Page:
Following the announcement of the day-night Test against India in Perth, Australian all-rounder Ellyse Perry has admitted that the conditions in Perth favour the Australian style of cricket. However, she insisted that India would be ready for the challenge and hoped for a well-contested Test.
Having made her return from injury earlier this year, against New Zealand in the limited-overs series, Ellyse Perry has shown form with the bat. In the first ODI, she scored an unbeaten 56 in Australia’s win over New Zealand, which extended their winning record in women’s cricket, to a record-high.
To add to that, on Thursday, the BCCI secretary Jay Shah announced that Indian women would take on Australia in a day-night clash in Perth, starting September 30. It was in 2017 when Australian women last played a day-night Test in the country, albeit it being in flat conditions. Ellyse Perry admitted that the clash against India would be a very level and competitive fixture.
"We've only played one [day-night] match and that was four years ago. It'll be a very different team playing the Test match against India than there was then, so I think it's very much level pegging. India are playing a Test match against England in their summer coming up, so in a sense, they'll probably go one up on us this year in terms of that. I just think it's going to be a very level, competitive match," said Perry, reported Cricbuzz.
Historically, WACA has been a stadium that has allowed for steep bounce and pacy tracks, which suits the Australian style of bowling. Perry agreed and stated that the conditions would certainly favour the Australian style of cricket but insisted that India shouldn’t be taken lightly.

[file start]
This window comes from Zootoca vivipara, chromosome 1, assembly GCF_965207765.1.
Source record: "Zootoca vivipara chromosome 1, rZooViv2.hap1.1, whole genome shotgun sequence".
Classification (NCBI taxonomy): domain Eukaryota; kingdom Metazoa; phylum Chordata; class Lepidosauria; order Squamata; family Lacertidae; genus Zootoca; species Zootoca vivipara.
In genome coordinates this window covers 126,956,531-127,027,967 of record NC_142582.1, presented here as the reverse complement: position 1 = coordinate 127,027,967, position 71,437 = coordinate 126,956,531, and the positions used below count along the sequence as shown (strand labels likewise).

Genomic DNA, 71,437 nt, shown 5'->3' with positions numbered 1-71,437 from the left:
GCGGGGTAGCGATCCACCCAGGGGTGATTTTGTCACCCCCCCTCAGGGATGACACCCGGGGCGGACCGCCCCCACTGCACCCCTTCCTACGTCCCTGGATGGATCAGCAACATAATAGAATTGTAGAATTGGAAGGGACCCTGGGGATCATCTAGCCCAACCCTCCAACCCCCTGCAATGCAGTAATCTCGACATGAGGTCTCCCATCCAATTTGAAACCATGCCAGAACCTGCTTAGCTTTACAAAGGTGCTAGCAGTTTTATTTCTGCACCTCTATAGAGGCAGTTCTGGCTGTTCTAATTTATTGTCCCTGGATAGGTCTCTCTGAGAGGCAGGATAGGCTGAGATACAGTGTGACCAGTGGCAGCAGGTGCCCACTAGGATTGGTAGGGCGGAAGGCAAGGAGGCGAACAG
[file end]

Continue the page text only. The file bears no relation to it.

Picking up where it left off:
"I actually think, having played a Test match there before, it is an absolutely wonderful venue for women's Tests. The pitch obviously provides just that little bit of extra pace and bounce. The ball carries really well [and] there is a bit of sideways movement as well. So that is certainly, I suppose, in favour of our conditions and the Australian style of cricket.
"But having said that, looking at the Indian team - some of the skills their players, particularly their batters [have] - it's going to be a really well-contested Test match. And yeah, a great opportunity for both sides," she added.
While there has been a debate over the four-day Tests in women’s cricket, Perry pointed out the conditions and cited that the conditions make the ultimate difference in the result. She stated that throwing the pink-ball into the mix makes it even more enticing.
"You look at men's cricket and the trend over the last little bit, Test matches aren't lasting the five days as often as they used to, and when you throw a pink ball into the mix, and day-night Test matches, those games shorten up a bit more. To me, it's more about where we pick to play these games, make sure the venues promote results happening in the game, basically."